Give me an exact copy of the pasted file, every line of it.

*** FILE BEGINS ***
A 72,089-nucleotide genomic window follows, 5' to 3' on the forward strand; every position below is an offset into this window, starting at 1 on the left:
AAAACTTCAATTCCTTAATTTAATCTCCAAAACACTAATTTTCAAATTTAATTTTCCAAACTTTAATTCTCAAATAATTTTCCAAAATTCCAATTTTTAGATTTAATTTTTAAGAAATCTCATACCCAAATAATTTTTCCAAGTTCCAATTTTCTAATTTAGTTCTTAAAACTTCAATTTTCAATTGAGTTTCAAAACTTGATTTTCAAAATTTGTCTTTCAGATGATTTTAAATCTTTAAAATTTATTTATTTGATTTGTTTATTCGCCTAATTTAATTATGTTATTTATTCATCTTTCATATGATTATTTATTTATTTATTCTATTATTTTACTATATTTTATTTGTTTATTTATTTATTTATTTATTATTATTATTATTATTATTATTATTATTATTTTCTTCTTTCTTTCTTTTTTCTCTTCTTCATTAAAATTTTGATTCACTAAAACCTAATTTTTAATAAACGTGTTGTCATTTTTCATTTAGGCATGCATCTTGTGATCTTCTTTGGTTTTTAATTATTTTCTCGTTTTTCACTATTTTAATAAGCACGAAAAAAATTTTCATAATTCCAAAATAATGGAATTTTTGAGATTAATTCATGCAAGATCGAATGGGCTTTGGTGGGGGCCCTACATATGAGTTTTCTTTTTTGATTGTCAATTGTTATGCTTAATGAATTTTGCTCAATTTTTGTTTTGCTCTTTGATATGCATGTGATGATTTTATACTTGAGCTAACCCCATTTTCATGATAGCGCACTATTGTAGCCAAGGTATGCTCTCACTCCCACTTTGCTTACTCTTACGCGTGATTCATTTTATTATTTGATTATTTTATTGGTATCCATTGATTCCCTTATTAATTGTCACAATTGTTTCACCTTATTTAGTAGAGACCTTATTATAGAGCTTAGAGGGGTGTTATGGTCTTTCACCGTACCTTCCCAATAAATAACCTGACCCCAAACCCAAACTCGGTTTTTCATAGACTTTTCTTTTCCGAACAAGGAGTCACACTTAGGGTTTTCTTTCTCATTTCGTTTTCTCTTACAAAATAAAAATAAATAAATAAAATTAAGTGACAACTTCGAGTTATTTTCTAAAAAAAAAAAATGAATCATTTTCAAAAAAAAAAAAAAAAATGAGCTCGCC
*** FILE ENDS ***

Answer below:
A 72,089-nucleotide genomic window follows, 5' to 3' on the forward strand; every position below is an offset into this window, starting at 1 on the left:
AAAACTTCAATTCCTTAATTTAATCTCCAAAACACTAATTTTCAAATTTAATTTTCCAAACTTTAATTCTCAAATAATTTTCCAAAATTCCAATTTTTAGATTTAATTTTTAAGAAATCTCATACCCAAATAATTTTTCCAAGTTCCAATTTTCTAATTTAGTTCTTAAAACTTCAATTTTCAATTGAGTTTCAAAACTTGATTTTCAAAATTTGTCTTTCAGATGATTTTAAATCTTTAAAATTTATTTATTTGATTTGTTTATTCGCCTAATTTAATTATGTTATTTATTCATCTTTCATATGATTATTTATTTATTTATTCTATTATTTTACTATATTTTATTTGTTTATTTATTTATTTATTTATTATTATTATTATTATTATTATTATTATTATTTTCTTCTTTCTTTCTTTTTTCTCTTCTTCATTAAAATTTTGATTCACTAAAACCTAATTTTTAATAAACGTGTTGTCATTTTTCATTTAGGCATGCATCTTGTGATCTTCTTTGGTTTTTAATTATTTTCTCGTTTTTCACTATTTTAATAAGCACGAAAAAAATTTTCATAATTCCAAAATAATGGAATTTTTGAGATTAATTCATGCAAGATCGAATGGGCTTTGGTGGGGGCCCTACATATGAGTTTTCTTTTTTGATTGTCAATTGTTATGCTTAATGAATTTTGCTCAATTTTTGTTTTGCTCTTTGATATGCATGTGATGATTTTATACTTGAGCTAACCCCATTTTCATGATAGCGCACTATTGTAGCCAAGGTATGCTCTCACTCCCACTTTGCTTACTCTTACGCGTGATTCATTTTATTATTTGATTATTTTATTGGTATCCATTGATTCCCTTATTAATTGTCACAATTGTTTCACCTTATTTAGTAGAGACCTTATTATAGAGCTTAGAGGGGTGTTATGGTCTTTCACCGTACCTTCCCAATAAATAACCTGACCCCAAACCCAAACTCGGTTTTTCATAGACTTTTCTTTTCCGAACAAGGAGTCACACTTAGGGTTTTCTTTCTCATTTCGTTTTCTCTTACAAAATAAAAATAAATAAATAAAATTAAGTGACAACTTCGAGTTATTTTCTAAAAAAAAAAAATGAATCATTTTCAAAAAAAAAAAAAAAAATGAGCTCGCC